Toyota’s new Alphard and Vellfire minivans, revealed today in Tokyo, are laden with new technology, like the impression to the driver that the car is transparent, or a computer, that parks the car nearly by itself. The minivans also come with Naoya Ukaku, a Toyota designer, and the trailblazer of a new, design-driven management concept.
Ukaku’s title is “Project Chief Designer.” Beginning with the Alphard and Vellfire, all new Toyota models will have one. “The PCD is like a chief engineer for design development,” Toyota’s Dion Corbett told me this afternoon. “He remains the car’s chief designer from idea development, through commercialization design all the way to sales preparations.” Until now at Toyota, these functions were handled by three different departments. The departments remain, but in the future, the Project Chief Designer stays with the car, and transitions with it from department through department while it gestates from the rough scribble on a napkin to final launched product.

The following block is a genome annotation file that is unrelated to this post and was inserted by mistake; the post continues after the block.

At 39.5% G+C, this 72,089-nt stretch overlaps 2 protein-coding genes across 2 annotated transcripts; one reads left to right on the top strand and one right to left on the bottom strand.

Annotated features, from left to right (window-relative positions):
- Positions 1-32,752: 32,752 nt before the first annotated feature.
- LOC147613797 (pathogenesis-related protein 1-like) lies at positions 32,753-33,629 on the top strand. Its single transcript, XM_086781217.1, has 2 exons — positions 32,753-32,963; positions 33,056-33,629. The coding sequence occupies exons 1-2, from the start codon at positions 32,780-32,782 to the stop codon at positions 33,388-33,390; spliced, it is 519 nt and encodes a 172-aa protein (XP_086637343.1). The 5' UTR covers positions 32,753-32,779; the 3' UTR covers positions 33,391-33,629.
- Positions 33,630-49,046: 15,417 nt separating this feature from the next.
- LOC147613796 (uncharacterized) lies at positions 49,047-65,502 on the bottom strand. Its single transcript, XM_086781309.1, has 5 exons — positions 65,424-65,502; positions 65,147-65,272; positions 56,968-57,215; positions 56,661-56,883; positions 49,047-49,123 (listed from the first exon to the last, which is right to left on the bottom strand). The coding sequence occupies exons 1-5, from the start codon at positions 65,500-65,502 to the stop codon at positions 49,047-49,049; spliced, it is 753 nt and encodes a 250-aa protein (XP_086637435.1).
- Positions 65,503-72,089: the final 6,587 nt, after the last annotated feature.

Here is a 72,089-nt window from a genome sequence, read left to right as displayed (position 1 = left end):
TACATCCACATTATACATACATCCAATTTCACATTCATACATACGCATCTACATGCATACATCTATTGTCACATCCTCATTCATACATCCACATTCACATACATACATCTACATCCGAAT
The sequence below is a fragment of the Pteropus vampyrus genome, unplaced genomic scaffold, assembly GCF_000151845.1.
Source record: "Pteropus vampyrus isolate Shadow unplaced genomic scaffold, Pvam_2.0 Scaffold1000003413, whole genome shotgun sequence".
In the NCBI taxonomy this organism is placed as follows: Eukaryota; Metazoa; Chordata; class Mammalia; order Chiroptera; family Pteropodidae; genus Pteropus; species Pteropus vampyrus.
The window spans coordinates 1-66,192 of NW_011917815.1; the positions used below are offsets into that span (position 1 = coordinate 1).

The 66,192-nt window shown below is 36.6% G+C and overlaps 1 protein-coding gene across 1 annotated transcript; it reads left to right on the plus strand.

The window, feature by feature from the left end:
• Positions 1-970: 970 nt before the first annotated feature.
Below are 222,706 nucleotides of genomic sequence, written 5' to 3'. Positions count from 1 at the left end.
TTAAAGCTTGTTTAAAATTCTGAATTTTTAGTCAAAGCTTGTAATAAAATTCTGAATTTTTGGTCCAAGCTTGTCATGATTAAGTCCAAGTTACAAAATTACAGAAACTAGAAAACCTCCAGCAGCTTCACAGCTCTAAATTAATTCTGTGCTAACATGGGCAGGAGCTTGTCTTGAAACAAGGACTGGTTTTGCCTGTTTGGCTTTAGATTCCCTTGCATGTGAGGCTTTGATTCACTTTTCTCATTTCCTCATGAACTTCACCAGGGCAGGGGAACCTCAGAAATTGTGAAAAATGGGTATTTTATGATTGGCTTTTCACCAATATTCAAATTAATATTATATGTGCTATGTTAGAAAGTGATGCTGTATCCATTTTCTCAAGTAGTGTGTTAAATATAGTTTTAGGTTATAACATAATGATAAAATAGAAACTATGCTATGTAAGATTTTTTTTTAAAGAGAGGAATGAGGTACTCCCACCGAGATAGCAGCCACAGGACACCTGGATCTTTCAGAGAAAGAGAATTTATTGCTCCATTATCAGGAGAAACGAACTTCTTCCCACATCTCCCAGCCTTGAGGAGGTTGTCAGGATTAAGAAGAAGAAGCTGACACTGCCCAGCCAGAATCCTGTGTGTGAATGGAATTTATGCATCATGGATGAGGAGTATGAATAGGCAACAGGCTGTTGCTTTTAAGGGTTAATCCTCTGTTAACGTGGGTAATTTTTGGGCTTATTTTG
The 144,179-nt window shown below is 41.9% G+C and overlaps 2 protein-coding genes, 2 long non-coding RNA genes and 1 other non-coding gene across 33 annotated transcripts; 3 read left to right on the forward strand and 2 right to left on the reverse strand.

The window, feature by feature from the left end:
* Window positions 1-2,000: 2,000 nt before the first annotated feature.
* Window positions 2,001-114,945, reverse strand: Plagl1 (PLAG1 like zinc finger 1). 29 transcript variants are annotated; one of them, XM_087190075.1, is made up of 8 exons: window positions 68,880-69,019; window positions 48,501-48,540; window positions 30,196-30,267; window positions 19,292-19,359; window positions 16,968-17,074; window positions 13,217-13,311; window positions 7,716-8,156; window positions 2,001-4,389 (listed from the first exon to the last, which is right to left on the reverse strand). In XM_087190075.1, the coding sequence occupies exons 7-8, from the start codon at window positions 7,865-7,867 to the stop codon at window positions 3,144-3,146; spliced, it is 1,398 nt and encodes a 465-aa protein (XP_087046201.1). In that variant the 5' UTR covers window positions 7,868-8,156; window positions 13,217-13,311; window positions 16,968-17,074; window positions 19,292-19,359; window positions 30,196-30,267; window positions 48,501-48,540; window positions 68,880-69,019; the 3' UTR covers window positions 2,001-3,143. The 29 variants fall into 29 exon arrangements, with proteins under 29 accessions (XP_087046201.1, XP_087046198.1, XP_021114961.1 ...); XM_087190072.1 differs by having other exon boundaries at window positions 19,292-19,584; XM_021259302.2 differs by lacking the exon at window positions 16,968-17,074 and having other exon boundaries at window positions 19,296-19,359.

The new Project Chief Designer embodies the looks of a Toyota, just like a Toyota Chief Engineer represents the heart and soul of the car.
A Toyota Chief Engineer is responsible for all aspects of the car, from concept creation through production to sales. He unites many functions that remain separate, and not seldom conflicted, at many carmakers. Some adapted Toyota’s model and put a “heavy product manager” in charge of the car, but that manager usually remains a manager. At Toyota, the father and nurturer of each car is an engineer.
Some Toyota CEs have achieved cult status. Tetsuya Tada, the CE of the Toyota 86, or Haruhiko Tanahashi, the CE of the Lexus LFA, are revered by fans around the world. Others, like the Corolla’s Shinichi Yasui, enjoy less limelight, and heavier responsibility.
The PCD is part of they company’s still mostly mysterious Toyota New Global Architecture,” a total revamp of its product development and production strategy. More of it will become known as 2015 marches on.